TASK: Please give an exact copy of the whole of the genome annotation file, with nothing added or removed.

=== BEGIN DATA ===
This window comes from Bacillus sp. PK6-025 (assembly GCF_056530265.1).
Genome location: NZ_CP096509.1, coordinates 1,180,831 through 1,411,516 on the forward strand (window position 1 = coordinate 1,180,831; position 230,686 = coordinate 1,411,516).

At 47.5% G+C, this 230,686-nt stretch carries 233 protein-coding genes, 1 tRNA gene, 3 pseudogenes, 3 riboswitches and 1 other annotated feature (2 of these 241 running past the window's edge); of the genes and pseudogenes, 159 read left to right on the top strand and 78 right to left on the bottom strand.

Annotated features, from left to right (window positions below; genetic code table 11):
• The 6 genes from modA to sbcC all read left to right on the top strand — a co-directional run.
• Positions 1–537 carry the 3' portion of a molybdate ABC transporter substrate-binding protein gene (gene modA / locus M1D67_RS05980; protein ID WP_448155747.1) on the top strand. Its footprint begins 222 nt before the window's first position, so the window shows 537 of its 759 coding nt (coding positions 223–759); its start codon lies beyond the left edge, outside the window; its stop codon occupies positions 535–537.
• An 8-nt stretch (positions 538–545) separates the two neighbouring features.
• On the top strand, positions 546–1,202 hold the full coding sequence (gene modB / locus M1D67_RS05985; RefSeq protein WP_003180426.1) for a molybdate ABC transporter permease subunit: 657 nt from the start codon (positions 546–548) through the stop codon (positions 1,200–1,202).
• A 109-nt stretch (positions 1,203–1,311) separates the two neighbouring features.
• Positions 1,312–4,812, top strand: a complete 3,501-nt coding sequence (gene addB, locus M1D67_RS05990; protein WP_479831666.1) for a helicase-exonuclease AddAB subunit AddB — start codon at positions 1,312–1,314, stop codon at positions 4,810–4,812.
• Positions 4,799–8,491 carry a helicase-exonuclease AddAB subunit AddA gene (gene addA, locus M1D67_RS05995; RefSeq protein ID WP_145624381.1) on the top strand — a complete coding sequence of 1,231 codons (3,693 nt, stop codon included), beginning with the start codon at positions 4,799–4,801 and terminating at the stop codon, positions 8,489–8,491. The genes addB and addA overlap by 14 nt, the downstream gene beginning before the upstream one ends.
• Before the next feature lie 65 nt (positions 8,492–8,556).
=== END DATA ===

This window comes from Bacillus sp. PK6-025 (assembly GCF_056530265.1).
Genome location: NZ_CP096509.1, coordinates 1,180,831 through 1,411,516 on the forward strand (window position 1 = coordinate 1,180,831; position 230,686 = coordinate 1,411,516).

At 47.5% G+C, this 230,686-nt stretch carries 233 protein-coding genes, 1 tRNA gene, 3 pseudogenes, 3 riboswitches and 1 other annotated feature (2 of these 241 running past the window's edge); of the genes and pseudogenes, 159 read left to right on the top strand and 78 right to left on the bottom strand.

Annotated features, from left to right (window positions below; genetic code table 11):
• The 6 genes from modA to sbcC all read left to right on the top strand — a co-directional run.
• Positions 1–537 carry the 3' portion of a molybdate ABC transporter substrate-binding protein gene (gene modA / locus M1D67_RS05980; protein ID WP_448155747.1) on the top strand. Its footprint begins 222 nt before the window's first position, so the window shows 537 of its 759 coding nt (coding positions 223–759); its start codon lies beyond the left edge, outside the window; its stop codon occupies positions 535–537.
• An 8-nt stretch (positions 538–545) separates the two neighbouring features.
• On the top strand, positions 546–1,202 hold the full coding sequence (gene modB / locus M1D67_RS05985; RefSeq protein WP_003180426.1) for a molybdate ABC transporter permease subunit: 657 nt from the start codon (positions 546–548) through the stop codon (positions 1,200–1,202).
• A 109-nt stretch (positions 1,203–1,311) separates the two neighbouring features.
• Positions 1,312–4,812, top strand: a complete 3,501-nt coding sequence (gene addB, locus M1D67_RS05990; protein WP_479831666.1) for a helicase-exonuclease AddAB subunit AddB — start codon at positions 1,312–1,314, stop codon at positions 4,810–4,812.
• Positions 4,799–8,491 carry a helicase-exonuclease AddAB subunit AddA gene (gene addA, locus M1D67_RS05995; RefSeq protein ID WP_145624381.1) on the top strand — a complete coding sequence of 1,231 codons (3,693 nt, stop codon included), beginning with the start codon at positions 4,799–4,801 and terminating at the stop codon, positions 8,489–8,491. The genes addB and addA overlap by 14 nt, the downstream gene beginning before the upstream one ends.
• Before the next feature lie 65 nt (positions 8,492–8,556).